Real estate site selection can be a complex web of evaluating store attributes within a potential store trade area. The process utilizes both a science and an art to the overall selection process combining a number of factors that weigh on the viability of the location. Complicating the process is that each location has its own special attributes, which makes site selection more directional in nature as opposed to a cookie-cutter process. That being said, here are some key attributes that should be considered in the overall evaluation:
Traffic Counts – While these are clearly site specific (think of the difference between a rural site and an urban site), analyzing the traffic counts will help offer a predictability of volume. The key is to understand what the potential traffic patterns are for the site before one can look solely at traffic counts. If a road carries a number of cars, but that road does not feed well into the site, the traffic counts may be misinterpreted. Understand the natural flow into the site before assessing the traffic counts. One way to gain some perspective on how traffic counts mirror volumes is to compare existing site volumes with their traffic counts. Many operators jump right into new site selection without looking back at existing sites and creating a model based on their geographic areas. This may give you a more reliable predictive model for your future sites.
Population Counts – Population count is the next logical indicator for your location. Not only do you want to look at the population count as it stands today – and is it enough to support a site – but also how has it been trending. Positive growth indicates a viable marketplace while negative trends may raise a red flag. In addition, gaining a better understanding of the ethnicity and socio-economic trends in the trade area will offer a better snapshot into the merchandising mix that should be presented at the site.
Seasonality & Geographic Nuances – Determining whether the site is seasonal or not should factor into your analysis. Operators shouldn’t necessarily shy away from seasonal type stores but rather not be surprised by them after they open. Closely related to seasonality would be a trade area driver – i.e., a mall or theme park – that may positively or negatively impact your store’s performance. Monitoring these outside forces will tighten up your model. In addition, look for the non-seasonal enhancements or barriers to your site. A river that bisects your trade area, for instance, will effectively cut your traffic to the store no matter how close in proximity the homes are. Even certain companies can impact your site. A large manufacturing facility that releases a number of employees at the same time can cause bottlenecks in the traffic flow that will cause potential customers to avoid the area at these peak times.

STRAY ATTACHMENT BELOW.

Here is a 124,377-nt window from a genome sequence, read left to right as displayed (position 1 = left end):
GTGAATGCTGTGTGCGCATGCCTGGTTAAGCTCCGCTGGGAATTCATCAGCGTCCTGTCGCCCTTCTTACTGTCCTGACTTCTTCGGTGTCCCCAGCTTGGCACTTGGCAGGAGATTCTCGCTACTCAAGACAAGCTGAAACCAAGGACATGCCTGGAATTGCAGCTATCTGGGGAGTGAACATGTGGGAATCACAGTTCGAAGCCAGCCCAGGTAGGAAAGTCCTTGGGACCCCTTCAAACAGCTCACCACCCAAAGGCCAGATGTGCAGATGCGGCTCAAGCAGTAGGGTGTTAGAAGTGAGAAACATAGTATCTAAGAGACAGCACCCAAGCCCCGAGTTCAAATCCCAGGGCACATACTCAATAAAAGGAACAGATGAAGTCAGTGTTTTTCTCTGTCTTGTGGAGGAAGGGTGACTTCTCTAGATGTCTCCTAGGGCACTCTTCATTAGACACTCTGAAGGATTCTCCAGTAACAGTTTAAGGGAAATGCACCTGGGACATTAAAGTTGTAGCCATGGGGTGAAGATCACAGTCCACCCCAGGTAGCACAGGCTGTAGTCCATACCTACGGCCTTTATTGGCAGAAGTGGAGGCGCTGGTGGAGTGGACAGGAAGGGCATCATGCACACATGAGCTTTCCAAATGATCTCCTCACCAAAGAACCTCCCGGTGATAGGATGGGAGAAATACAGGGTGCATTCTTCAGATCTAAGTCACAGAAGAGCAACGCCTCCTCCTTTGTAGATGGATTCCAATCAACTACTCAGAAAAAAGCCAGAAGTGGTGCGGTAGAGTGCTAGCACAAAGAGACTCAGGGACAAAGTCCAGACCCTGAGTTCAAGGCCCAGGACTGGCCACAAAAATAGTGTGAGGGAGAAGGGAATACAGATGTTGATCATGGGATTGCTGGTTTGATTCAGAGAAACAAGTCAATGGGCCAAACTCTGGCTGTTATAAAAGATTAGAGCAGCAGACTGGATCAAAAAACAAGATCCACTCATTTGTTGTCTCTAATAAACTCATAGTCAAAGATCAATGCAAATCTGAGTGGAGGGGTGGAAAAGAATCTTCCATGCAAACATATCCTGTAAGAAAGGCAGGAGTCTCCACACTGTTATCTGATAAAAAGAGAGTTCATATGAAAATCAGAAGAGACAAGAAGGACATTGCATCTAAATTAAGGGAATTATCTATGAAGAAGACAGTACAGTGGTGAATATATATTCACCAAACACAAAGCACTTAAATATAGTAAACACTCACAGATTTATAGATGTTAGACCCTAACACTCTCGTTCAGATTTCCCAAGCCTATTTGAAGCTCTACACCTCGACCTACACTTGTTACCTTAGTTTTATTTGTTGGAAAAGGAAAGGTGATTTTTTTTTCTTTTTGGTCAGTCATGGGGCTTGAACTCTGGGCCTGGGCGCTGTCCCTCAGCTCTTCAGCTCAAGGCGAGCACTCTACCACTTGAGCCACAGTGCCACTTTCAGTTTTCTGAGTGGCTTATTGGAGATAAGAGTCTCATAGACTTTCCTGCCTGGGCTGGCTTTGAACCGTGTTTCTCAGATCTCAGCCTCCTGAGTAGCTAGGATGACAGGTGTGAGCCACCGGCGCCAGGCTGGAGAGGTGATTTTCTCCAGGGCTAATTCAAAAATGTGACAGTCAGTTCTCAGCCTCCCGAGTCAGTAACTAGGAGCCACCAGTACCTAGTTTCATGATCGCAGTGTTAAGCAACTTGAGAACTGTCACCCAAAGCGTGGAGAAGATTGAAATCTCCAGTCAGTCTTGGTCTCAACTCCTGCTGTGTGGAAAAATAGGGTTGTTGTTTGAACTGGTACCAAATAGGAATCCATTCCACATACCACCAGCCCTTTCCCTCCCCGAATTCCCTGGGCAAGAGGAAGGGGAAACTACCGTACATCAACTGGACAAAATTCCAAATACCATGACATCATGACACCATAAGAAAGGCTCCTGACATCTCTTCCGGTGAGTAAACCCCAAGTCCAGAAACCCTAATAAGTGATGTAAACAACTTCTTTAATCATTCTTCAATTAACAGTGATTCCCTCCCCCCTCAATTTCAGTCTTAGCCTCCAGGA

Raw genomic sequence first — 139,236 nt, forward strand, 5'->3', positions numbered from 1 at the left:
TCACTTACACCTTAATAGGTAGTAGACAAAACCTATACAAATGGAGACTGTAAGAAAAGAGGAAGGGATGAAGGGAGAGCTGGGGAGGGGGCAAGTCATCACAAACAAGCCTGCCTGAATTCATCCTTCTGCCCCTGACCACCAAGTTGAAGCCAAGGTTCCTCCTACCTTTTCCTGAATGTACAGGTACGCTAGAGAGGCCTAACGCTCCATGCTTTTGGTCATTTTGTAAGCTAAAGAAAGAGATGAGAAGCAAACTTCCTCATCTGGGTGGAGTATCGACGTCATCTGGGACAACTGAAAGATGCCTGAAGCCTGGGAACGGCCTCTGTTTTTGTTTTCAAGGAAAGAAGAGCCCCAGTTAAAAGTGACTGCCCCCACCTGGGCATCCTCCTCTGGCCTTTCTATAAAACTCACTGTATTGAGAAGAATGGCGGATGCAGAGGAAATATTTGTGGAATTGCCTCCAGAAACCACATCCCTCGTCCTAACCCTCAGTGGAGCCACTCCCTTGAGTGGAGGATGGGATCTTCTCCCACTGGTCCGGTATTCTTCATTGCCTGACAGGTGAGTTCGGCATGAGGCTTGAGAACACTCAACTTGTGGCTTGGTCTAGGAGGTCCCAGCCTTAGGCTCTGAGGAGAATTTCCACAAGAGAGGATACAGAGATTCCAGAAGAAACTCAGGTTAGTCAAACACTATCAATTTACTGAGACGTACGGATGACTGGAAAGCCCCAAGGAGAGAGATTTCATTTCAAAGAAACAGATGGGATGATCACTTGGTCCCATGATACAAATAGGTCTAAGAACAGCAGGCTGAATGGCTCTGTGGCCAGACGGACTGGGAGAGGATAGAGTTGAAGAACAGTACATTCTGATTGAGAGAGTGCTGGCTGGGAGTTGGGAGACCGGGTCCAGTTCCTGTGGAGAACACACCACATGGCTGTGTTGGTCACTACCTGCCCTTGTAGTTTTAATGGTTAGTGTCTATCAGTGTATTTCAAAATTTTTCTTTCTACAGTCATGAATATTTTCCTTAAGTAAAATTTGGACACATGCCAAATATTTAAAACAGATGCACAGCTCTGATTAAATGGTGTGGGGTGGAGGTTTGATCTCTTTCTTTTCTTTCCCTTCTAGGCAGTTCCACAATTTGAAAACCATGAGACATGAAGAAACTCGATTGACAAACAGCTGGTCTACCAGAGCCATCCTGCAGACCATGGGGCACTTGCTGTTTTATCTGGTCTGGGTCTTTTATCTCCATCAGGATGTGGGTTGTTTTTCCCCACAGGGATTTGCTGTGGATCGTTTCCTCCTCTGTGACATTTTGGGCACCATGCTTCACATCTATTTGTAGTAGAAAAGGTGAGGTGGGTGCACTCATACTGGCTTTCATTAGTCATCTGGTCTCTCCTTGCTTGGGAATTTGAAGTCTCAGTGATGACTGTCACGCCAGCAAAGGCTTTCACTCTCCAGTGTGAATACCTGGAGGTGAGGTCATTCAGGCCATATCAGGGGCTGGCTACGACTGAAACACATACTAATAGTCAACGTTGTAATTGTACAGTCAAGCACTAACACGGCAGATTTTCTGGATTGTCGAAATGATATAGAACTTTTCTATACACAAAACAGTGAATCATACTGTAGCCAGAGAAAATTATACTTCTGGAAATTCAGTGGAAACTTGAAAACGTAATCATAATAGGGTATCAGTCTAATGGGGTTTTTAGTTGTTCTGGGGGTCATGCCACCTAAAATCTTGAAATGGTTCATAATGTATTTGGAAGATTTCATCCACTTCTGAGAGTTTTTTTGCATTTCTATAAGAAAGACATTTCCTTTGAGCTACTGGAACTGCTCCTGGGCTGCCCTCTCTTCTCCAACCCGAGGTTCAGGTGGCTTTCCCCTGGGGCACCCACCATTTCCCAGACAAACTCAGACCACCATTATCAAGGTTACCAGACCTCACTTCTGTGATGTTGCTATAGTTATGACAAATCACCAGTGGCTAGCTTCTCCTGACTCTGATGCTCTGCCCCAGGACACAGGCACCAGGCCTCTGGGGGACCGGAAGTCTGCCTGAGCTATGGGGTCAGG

Visibility – This may be more anecdotal than the other attributes but should still be a consideration. Judging whether the site is easily viewed from afar as opposed to a site that is hidden by overgrown trees should be a factor. Driving the site from all four directions allows for the owner to gain the perspective of potential customers as they approach the location. Other considerations would include that speed of the traffic as it approaches the potential site. If the traffic flow is traveling at too great a speed or drivers are distracted due to complicated traffic patterns, the opportunity to notice your location is diminished.
Competitors – Obviously, understanding the competition within the trading area is critical. I would approach this competitive evaluation in a three-fold fashion: a) gasoline, b) convenience store, and c) quick-service restaurants. Look at the competitive landscape in degrees of competition – meaning, some competition has greater negative impact than other competition. Ranking your competition based on this impact for all three categories will paint a more holistic overview. Keep in mind, that some competitors may impact only the gasoline while others may have a greater impact on convenience product sales. With the c-store industry creeping further and further into foodservice, mapping the quick service restaurants in the trade area will give you a better indication of the viability of your foodservice operation.
Location – Location, location, location. There are many factors that come into play when picking the best location. Is it a premier corner? What day part side of the street is the site? Is there easy ingress and egress in and out of the location? Are there divided highways in front of the location that make access more difficult? Is this an inside lot location and not even a corner? What is the length of the property frontage? There is a myriad of considerations for the actual site location that need to be evaluated in the context of the other attributes.
Let’s face it; there are a number of variables that come into play. While one cannot be certain that accurately depicting all of these attributes into a real estate site evaluation model can guarantee success, it will at least put you in a better risk aversion position. That is the science of it.
I have been around the block long enough to know that some stores simply defy their science and just work. The art of site selection is far harder to quantify than the science. While those stores are the anomaly, evaluating new locations by putting their attributes through the litmus test above, helps minimize the downside risk of opening an underperforming location.